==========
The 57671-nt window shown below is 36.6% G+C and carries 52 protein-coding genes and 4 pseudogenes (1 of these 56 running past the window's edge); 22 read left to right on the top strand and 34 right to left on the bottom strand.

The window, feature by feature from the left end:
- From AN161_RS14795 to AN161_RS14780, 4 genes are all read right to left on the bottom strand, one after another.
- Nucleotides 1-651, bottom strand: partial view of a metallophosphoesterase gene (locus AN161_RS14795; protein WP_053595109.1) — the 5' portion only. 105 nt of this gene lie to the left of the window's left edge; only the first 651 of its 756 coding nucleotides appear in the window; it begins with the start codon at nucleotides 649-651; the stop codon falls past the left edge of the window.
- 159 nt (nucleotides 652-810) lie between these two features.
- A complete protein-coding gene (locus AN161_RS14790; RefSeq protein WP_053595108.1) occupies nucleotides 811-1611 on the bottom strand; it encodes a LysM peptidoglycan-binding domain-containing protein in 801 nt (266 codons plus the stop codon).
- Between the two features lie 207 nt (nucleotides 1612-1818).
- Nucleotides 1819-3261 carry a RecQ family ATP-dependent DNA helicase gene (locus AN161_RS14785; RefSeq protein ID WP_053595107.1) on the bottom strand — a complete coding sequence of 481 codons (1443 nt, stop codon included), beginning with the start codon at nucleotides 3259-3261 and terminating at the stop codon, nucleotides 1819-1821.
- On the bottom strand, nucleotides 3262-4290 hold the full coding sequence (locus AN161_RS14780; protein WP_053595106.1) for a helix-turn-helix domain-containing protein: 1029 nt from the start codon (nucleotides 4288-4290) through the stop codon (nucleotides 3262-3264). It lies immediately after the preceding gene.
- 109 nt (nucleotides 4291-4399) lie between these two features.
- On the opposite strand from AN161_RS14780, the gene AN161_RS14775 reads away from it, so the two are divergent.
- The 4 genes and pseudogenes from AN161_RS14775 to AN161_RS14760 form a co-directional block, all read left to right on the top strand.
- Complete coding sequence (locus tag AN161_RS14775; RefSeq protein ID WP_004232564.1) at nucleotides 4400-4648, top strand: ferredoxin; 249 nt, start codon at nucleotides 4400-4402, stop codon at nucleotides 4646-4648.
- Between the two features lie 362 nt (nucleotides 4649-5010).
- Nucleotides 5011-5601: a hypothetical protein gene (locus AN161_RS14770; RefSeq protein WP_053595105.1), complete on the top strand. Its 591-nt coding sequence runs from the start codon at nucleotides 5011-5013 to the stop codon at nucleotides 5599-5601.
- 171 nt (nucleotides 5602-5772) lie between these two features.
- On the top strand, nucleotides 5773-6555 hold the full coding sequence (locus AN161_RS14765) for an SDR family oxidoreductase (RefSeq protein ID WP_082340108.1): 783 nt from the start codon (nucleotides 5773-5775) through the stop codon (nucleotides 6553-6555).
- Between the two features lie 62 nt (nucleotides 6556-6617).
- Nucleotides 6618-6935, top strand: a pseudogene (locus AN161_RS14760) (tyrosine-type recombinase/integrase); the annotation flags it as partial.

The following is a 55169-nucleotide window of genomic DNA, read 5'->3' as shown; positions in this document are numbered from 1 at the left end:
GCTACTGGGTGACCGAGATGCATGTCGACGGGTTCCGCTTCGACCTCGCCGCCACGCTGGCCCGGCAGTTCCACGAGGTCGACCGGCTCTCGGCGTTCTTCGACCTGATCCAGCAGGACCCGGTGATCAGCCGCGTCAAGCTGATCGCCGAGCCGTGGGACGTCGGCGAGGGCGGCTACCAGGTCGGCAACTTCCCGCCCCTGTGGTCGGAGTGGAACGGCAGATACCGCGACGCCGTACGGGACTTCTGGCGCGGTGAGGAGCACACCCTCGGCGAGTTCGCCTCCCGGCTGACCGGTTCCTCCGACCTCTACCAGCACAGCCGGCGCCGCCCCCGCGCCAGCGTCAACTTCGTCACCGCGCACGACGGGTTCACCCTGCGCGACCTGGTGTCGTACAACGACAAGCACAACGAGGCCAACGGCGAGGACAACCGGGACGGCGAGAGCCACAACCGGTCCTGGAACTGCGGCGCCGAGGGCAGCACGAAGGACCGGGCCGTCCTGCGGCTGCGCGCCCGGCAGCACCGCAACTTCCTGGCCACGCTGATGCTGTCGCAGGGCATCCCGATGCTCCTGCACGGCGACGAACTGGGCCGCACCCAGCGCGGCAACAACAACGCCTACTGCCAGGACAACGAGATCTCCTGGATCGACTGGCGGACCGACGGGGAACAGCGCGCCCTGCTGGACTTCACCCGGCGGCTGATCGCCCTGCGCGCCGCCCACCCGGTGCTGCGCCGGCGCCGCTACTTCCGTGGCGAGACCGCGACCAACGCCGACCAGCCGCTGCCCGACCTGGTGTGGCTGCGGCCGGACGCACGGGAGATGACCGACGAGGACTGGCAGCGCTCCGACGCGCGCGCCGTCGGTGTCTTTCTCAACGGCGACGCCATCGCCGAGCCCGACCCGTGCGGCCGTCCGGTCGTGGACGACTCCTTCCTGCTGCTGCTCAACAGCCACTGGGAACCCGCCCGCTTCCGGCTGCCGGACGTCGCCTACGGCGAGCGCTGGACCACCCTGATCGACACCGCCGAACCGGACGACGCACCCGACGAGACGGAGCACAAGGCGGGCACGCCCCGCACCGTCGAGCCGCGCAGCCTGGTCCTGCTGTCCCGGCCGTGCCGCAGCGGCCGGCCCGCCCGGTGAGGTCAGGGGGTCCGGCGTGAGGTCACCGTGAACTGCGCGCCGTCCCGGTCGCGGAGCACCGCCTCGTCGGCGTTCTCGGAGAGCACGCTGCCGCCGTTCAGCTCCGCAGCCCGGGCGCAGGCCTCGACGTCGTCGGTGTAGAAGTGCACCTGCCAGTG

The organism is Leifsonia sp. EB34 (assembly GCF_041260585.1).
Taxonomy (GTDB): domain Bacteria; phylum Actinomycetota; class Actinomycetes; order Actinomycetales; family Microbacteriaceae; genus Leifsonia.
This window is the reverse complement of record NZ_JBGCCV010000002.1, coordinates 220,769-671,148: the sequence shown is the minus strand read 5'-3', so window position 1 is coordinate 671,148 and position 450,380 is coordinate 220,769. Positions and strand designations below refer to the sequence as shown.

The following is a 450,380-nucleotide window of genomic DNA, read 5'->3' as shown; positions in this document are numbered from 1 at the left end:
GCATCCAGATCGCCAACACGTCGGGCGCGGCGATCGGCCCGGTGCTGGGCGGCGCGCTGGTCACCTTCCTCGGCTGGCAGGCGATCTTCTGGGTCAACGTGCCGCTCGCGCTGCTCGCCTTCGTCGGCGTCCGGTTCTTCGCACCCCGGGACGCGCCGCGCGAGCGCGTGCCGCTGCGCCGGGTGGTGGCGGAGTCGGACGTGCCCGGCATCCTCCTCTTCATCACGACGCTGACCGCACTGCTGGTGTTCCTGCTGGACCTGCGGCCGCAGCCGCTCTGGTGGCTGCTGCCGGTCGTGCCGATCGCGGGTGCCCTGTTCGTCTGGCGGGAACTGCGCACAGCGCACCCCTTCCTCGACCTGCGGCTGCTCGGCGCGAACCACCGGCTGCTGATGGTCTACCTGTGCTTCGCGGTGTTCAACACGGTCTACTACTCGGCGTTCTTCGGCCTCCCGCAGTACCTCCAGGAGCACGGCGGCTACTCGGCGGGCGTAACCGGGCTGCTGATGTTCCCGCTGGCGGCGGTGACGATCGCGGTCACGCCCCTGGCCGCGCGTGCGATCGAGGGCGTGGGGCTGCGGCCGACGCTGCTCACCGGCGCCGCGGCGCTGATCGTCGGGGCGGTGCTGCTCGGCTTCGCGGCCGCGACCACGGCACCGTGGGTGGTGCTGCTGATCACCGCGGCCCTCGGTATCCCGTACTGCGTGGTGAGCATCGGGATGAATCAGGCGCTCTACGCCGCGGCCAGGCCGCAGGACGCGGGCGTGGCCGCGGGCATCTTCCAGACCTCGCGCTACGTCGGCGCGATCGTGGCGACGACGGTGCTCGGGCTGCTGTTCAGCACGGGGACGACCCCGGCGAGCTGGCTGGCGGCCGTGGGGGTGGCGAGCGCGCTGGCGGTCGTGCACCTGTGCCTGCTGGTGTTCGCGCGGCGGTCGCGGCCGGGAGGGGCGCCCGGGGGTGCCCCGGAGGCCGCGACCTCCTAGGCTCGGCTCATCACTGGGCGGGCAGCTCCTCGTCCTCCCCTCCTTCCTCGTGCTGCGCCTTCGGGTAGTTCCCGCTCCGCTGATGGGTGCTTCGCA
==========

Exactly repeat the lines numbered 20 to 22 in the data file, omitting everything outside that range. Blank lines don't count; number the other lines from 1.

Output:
The following is a 55169-nucleotide window of genomic DNA, read 5'->3' as shown; positions in this document are numbered from 1 at the left end:
GCTACTGGGTGACCGAGATGCATGTCGACGGGTTCCGCTTCGACCTCGCCGCCACGCTGGCCCGGCAGTTCCACGAGGTCGACCGGCTCTCGGCGTTCTTCGACCTGATCCAGCAGGACCCGGTGATCAGCCGCGTCAAGCTGATCGCCGAGCCGTGGGACGTCGGCGAGGGCGGCTACCAGGTCGGCAACTTCCCGCCCCTGTGGTCGGAGTGGAACGGCAGATACCGCGACGCCGTACGGGACTTCTGGCGCGGTGAGGAGCACACCCTCGGCGAGTTCGCCTCCCGGCTGACCGGTTCCTCCGACCTCTACCAGCACAGCCGGCGCCGCCCCCGCGCCAGCGTCAACTTCGTCACCGCGCACGACGGGTTCACCCTGCGCGACCTGGTGTCGTACAACGACAAGCACAACGAGGCCAACGGCGAGGACAACCGGGACGGCGAGAGCCACAACCGGTCCTGGAACTGCGGCGCCGAGGGCAGCACGAAGGACCGGGCCGTCCTGCGGCTGCGCGCCCGGCAGCACCGCAACTTCCTGGCCACGCTGATGCTGTCGCAGGGCATCCCGATGCTCCTGCACGGCGACGAACTGGGCCGCACCCAGCGCGGCAACAACAACGCCTACTGCCAGGACAACGAGATCTCCTGGATCGACTGGCGGACCGACGGGGAACAGCGCGCCCTGCTGGACTTCACCCGGCGGCTGATCGCCCTGCGCGCCGCCCACCCGGTGCTGCGCCGGCGCCGCTACTTCCGTGGCGAGACCGCGACCAACGCCGACCAGCCGCTGCCCGACCTGGTGTGGCTGCGGCCGGACGCACGGGAGATGACCGACGAGGACTGGCAGCGCTCCGACGCGCGCGCCGTCGGTGTCTTTCTCAACGGCGACGCCATCGCCGAGCCCGACCCGTGCGGCCGTCCGGTCGTGGACGACTCCTTCCTGCTGCTGCTCAACAGCCACTGGGAACCCGCCCGCTTCCGGCTGCCGGACGTCGCCTACGGCGAGCGCTGGACCACCCTGATCGACACCGCCGAACCGGACGACGCACCCGACGAGACGGAGCACAAGGCGGGCACGCCCCGCACCGTCGAGCCGCGCAGCCTGGTCCTGCTGTCCCGGCCGTGCCGCAGCGGCCGGCCCGCCCGGTGAGGTCAGGGGGTCCGGCGTGAGGTCACCGTGAACTGCGCGCCGTCCCGGTCGCGGAGCACCGCCTCGTCGGCGTTCTCGGAGAGCACGCTGCCGCCGTTCAGCTCCGCAGCCCGGGCGCAGGCCTCGACGTCGTCGGTGTAGAAGTGCACCTGCCAGTG

The organism is Leifsonia sp. EB34 (assembly GCF_041260585.1).